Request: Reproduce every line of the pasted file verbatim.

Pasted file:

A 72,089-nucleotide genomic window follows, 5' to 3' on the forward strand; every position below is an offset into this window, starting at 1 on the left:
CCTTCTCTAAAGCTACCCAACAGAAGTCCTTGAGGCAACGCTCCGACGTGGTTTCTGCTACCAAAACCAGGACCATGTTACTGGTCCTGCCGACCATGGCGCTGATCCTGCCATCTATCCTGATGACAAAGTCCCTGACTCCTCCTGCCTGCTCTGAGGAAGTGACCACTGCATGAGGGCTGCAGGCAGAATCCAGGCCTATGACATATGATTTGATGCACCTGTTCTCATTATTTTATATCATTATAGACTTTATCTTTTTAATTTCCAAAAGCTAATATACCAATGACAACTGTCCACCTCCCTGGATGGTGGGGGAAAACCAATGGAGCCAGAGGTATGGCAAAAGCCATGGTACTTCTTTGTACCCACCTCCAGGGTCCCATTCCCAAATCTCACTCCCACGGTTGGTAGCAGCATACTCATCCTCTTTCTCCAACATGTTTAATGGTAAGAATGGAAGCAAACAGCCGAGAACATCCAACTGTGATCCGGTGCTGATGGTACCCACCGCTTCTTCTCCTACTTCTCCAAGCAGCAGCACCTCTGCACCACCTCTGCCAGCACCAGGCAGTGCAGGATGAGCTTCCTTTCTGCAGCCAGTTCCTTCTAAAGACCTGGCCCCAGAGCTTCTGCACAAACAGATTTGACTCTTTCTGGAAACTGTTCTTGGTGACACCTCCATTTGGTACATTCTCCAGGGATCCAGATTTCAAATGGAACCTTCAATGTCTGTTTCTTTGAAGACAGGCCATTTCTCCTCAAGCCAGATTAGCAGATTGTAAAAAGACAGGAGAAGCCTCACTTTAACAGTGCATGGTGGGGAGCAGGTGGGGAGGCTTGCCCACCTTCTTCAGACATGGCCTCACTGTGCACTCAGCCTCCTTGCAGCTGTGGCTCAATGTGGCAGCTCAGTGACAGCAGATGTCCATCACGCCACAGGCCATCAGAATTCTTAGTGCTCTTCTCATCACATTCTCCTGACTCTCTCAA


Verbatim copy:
A 72,089-nucleotide genomic window follows, 5' to 3' on the forward strand; every position below is an offset into this window, starting at 1 on the left:
CCTTCTCTAAAGCTACCCAACAGAAGTCCTTGAGGCAACGCTCCGACGTGGTTTCTGCTACCAAAACCAGGACCATGTTACTGGTCCTGCCGACCATGGCGCTGATCCTGCCATCTATCCTGATGACAAAGTCCCTGACTCCTCCTGCCTGCTCTGAGGAAGTGACCACTGCATGAGGGCTGCAGGCAGAATCCAGGCCTATGACATATGATTTGATGCACCTGTTCTCATTATTTTATATCATTATAGACTTTATCTTTTTAATTTCCAAAAGCTAATATACCAATGACAACTGTCCACCTCCCTGGATGGTGGGGGAAAACCAATGGAGCCAGAGGTATGGCAAAAGCCATGGTACTTCTTTGTACCCACCTCCAGGGTCCCATTCCCAAATCTCACTCCCACGGTTGGTAGCAGCATACTCATCCTCTTTCTCCAACATGTTTAATGGTAAGAATGGAAGCAAACAGCCGAGAACATCCAACTGTGATCCGGTGCTGATGGTACCCACCGCTTCTTCTCCTACTTCTCCAAGCAGCAGCACCTCTGCACCACCTCTGCCAGCACCAGGCAGTGCAGGATGAGCTTCCTTTCTGCAGCCAGTTCCTTCTAAAGACCTGGCCCCAGAGCTTCTGCACAAACAGATTTGACTCTTTCTGGAAACTGTTCTTGGTGACACCTCCATTTGGTACATTCTCCAGGGATCCAGATTTCAAATGGAACCTTCAATGTCTGTTTCTTTGAAGACAGGCCATTTCTCCTCAAGCCAGATTAGCAGATTGTAAAAAGACAGGAGAAGCCTCACTTTAACAGTGCATGGTGGGGAGCAGGTGGGGAGGCTTGCCCACCTTCTTCAGACATGGCCTCACTGTGCACTCAGCCTCCTTGCAGCTGTGGCTCAATGTGGCAGCTCAGTGACAGCAGATGTCCATCACGCCACAGGCCATCAGAATTCTTAGTGCTCTTCTCATCACATTCTCCTGACTCTCTCAA